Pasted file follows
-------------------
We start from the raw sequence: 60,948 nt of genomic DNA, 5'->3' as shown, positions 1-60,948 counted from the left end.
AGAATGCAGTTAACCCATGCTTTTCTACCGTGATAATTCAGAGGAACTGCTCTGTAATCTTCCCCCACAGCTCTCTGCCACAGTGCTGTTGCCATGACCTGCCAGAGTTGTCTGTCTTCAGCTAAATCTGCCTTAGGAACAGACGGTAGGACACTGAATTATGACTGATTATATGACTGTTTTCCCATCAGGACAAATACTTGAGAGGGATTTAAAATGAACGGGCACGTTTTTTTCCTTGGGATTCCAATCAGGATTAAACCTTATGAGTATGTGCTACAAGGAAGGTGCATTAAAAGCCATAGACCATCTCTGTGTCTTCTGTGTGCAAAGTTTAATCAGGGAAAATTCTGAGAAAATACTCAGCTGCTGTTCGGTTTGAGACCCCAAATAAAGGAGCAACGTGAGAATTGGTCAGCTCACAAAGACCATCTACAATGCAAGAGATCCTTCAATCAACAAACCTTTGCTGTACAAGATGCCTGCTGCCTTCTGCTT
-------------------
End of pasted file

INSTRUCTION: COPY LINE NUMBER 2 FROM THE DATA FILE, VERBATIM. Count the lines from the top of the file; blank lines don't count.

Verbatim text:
AGAATGCAGTTAACCCATGCTTTTCTACCGTGATAATTCAGAGGAACTGCTCTGTAATCTTCCCCCACAGCTCTCTGCCACAGTGCTGTTGCCATGACCTGCCAGAGTTGTCTGTCTTCAGCTAAATCTGCCTTAGGAACAGACGGTAGGACACTGAATTATGACTGATTATATGACTGTTTTCCCATCAGGACAAATACTTGAGAGGGATTTAAAATGAACGGGCACGTTTTTTTCCTTGGGATTCCAATCAGGATTAAACCTTATGAGTATGTGCTACAAGGAAGGTGCATTAAAAGCCATAGACCATCTCTGTGTCTTCTGTGTGCAAAGTTTAATCAGGGAAAATTCTGAGAAAATACTCAGCTGCTGTTCGGTTTGAGACCCCAAATAAAGGAGCAACGTGAGAATTGGTCAGCTCACAAAGACCATCTACAATGCAAGAGATCCTTCAATCAACAAACCTTTGCTGTACAAGATGCCTGCTGCCTTCTGCTT